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Month in review

Reviews:
An Acquaintance with Darkness by Ann Rinaldi
Animal Kisses by Barney Saltzberg
The Bunnies' Counting Book by Elizabeth B. Rogers
California Girl by T. Jefferson Parker
Daddy and Me by Neil Ricklen
Don't Let the Pigeon Drive the Bus by Mo Willems
Don't Let the Pigeon Stay Up Late by Mo Willems
Encyclopedia Brown Finds the Clues by Donald Sobol
Encyclopedia Brown Keeps the Peace by Donald Sobol
Encyclopedia Brown Strikes Again by Donald Sobol
The Gashlycrumb Tinies by Edward Gorey
The Little Green Caterpillar by Yvonne Hooker
Little Lost Puppy by Margaret Glover Otto
Measure for Measure by William Shakespeare
Mouse Tales by Arnold Lobel
My Little Opposites Book by Bob Staake
Number 9 by Wallace Wadsworth
On the Night of the Seventh Moon by Victoria Holt
Picture Me Colors by Deborah D'Andrea and Kaycee Hoffman
Picture Me Numbers by Deborah D'Andrea and Kaycee Hoffman
The Pigeon Finds a Hot Dog by Mo Willems
Pokémon 2000 by Tracey West
Russell and the Lost Treasure by Rob Scotton
Russell the Sheep by Rob Scotton
Slide 'N' Seek Shapes by Chuck Murphy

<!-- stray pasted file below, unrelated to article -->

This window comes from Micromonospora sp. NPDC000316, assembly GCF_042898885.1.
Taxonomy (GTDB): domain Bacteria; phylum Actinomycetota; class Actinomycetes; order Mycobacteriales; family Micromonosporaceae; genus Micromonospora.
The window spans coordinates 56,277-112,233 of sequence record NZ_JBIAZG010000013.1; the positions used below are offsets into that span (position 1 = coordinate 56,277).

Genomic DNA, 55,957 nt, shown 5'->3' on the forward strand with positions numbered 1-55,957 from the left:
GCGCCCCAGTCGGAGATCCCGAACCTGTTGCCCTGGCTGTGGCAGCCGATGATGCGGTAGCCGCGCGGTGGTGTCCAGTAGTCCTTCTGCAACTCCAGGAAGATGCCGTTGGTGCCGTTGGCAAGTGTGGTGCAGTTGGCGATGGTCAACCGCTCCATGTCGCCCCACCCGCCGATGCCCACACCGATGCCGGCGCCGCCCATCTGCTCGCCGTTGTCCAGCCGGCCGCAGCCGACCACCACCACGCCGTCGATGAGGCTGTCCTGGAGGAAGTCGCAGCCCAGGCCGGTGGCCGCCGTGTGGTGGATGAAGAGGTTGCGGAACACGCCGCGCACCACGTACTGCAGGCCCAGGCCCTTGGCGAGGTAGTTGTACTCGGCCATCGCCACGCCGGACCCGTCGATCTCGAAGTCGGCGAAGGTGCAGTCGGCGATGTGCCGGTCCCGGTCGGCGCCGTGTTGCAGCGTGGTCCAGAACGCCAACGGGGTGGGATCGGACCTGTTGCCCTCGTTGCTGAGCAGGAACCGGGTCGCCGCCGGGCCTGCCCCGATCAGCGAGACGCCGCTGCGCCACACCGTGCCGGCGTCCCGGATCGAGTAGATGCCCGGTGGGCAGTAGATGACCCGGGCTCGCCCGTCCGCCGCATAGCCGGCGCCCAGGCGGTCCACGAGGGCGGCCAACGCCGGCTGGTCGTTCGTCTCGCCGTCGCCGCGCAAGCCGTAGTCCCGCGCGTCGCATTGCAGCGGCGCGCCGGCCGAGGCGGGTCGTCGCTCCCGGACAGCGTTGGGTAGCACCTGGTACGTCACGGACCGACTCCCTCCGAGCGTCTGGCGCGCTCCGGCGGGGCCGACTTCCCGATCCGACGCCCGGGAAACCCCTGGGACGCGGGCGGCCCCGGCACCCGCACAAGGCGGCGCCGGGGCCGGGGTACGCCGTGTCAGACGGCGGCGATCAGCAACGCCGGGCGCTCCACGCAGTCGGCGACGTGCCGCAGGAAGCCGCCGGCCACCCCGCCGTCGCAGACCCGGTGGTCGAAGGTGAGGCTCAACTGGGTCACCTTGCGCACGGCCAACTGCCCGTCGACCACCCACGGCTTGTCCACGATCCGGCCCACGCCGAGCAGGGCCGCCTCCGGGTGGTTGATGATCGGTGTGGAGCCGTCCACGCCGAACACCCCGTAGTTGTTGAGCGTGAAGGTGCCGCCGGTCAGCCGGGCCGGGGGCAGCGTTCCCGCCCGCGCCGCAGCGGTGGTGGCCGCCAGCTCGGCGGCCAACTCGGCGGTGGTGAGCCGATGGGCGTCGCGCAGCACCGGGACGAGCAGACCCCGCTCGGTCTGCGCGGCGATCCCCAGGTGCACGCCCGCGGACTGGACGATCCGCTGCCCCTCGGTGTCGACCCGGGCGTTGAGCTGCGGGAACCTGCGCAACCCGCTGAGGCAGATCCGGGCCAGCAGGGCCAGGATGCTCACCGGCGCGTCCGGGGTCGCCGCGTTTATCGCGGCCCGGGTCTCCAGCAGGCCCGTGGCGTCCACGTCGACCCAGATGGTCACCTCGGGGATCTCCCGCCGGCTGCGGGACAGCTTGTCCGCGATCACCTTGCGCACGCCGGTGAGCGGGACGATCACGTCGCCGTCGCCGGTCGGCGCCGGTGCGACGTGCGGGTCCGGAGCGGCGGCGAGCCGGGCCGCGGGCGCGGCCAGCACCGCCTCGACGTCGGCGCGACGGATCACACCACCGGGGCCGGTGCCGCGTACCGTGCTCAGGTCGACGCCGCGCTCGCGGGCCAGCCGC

The Spider King by Lawrence Schoonover
The Stepford Wives by Ira Levin
The Straw Men by Michael Marshall
The Tokaido Road by Lucia St Clair Robson
The Top of the World by Ethel M. Dell
Watch Me Grow Kitten by DK Books

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3 stars: Average
2 stars: OK
1 star: Did not finish

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Canadian Book Challenge: 2020-2021

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Encyclopedia Brown Strikes Again: 12/23/06

Encyclopedia Brown Strikes Again

Of the four Encyclopedia Brown books I've read so far, Encyclopedia Brown Strikes Again is my least favorite. Leroy's motivation for solving these crimes is unclear and at times he seems to be doing it just for greed or other equally obnoxious reasons. There is one mystery where Leroy stalks his friend Sally out of jealousy. It isn't cute; it's creepy.

Then there is the lengthy vacation with the Browns where Leroy and the rest of us have to listen to the local lore and then solve some ancient mysteries. These have no immediacy and just come off as long boring tales that managed to put me to sleep before I got to the question at the end.

There is only one good mystery in this book, a classic locked room mystery. How does one swap a glass of ice for a glass of ginger ale without making a noise?

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